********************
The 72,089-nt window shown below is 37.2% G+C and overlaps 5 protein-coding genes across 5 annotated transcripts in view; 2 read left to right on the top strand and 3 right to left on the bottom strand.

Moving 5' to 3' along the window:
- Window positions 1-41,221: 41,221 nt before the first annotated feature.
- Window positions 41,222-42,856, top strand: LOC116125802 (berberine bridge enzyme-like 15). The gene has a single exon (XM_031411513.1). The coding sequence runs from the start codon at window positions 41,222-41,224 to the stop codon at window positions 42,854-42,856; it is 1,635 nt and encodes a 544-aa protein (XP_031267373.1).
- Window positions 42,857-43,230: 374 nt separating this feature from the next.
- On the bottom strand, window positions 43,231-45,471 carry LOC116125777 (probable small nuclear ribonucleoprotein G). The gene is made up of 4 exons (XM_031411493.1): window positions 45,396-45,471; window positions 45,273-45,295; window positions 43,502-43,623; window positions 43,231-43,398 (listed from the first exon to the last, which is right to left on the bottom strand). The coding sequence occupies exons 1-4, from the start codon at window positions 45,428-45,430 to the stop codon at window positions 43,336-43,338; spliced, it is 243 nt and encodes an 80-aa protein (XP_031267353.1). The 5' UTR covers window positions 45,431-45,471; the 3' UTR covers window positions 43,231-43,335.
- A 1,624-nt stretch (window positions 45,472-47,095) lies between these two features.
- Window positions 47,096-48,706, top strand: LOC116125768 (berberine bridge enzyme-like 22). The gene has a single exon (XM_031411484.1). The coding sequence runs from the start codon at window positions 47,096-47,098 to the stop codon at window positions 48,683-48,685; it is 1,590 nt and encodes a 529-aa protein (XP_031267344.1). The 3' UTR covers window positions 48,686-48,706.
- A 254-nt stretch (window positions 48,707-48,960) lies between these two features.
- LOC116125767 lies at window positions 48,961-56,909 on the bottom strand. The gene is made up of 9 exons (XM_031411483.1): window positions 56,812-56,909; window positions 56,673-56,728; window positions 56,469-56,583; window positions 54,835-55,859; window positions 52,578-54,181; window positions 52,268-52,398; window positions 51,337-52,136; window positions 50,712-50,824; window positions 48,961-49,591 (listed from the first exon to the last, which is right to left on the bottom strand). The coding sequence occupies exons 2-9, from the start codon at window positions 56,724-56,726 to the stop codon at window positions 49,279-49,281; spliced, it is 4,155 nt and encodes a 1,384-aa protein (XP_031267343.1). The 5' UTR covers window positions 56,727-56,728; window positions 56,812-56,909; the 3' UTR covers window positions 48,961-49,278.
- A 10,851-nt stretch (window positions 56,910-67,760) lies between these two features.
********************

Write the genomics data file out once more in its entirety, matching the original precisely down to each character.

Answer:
The 72,089-nt window shown below is 37.2% G+C and overlaps 5 protein-coding genes across 5 annotated transcripts in view; 2 read left to right on the top strand and 3 right to left on the bottom strand.

Moving 5' to 3' along the window:
- Window positions 1-41,221: 41,221 nt before the first annotated feature.
- Window positions 41,222-42,856, top strand: LOC116125802 (berberine bridge enzyme-like 15). The gene has a single exon (XM_031411513.1). The coding sequence runs from the start codon at window positions 41,222-41,224 to the stop codon at window positions 42,854-42,856; it is 1,635 nt and encodes a 544-aa protein (XP_031267373.1).
- Window positions 42,857-43,230: 374 nt separating this feature from the next.
- On the bottom strand, window positions 43,231-45,471 carry LOC116125777 (probable small nuclear ribonucleoprotein G). The gene is made up of 4 exons (XM_031411493.1): window positions 45,396-45,471; window positions 45,273-45,295; window positions 43,502-43,623; window positions 43,231-43,398 (listed from the first exon to the last, which is right to left on the bottom strand). The coding sequence occupies exons 1-4, from the start codon at window positions 45,428-45,430 to the stop codon at window positions 43,336-43,338; spliced, it is 243 nt and encodes an 80-aa protein (XP_031267353.1). The 5' UTR covers window positions 45,431-45,471; the 3' UTR covers window positions 43,231-43,335.
- A 1,624-nt stretch (window positions 45,472-47,095) lies between these two features.
- Window positions 47,096-48,706, top strand: LOC116125768 (berberine bridge enzyme-like 22). The gene has a single exon (XM_031411484.1). The coding sequence runs from the start codon at window positions 47,096-47,098 to the stop codon at window positions 48,683-48,685; it is 1,590 nt and encodes a 529-aa protein (XP_031267344.1). The 3' UTR covers window positions 48,686-48,706.
- A 254-nt stretch (window positions 48,707-48,960) lies between these two features.
- LOC116125767 lies at window positions 48,961-56,909 on the bottom strand. The gene is made up of 9 exons (XM_031411483.1): window positions 56,812-56,909; window positions 56,673-56,728; window positions 56,469-56,583; window positions 54,835-55,859; window positions 52,578-54,181; window positions 52,268-52,398; window positions 51,337-52,136; window positions 50,712-50,824; window positions 48,961-49,591 (listed from the first exon to the last, which is right to left on the bottom strand). The coding sequence occupies exons 2-9, from the start codon at window positions 56,724-56,726 to the stop codon at window positions 49,279-49,281; spliced, it is 4,155 nt and encodes a 1,384-aa protein (XP_031267343.1). The 5' UTR covers window positions 56,727-56,728; window positions 56,812-56,909; the 3' UTR covers window positions 48,961-49,278.
- A 10,851-nt stretch (window positions 56,910-67,760) lies between these two features.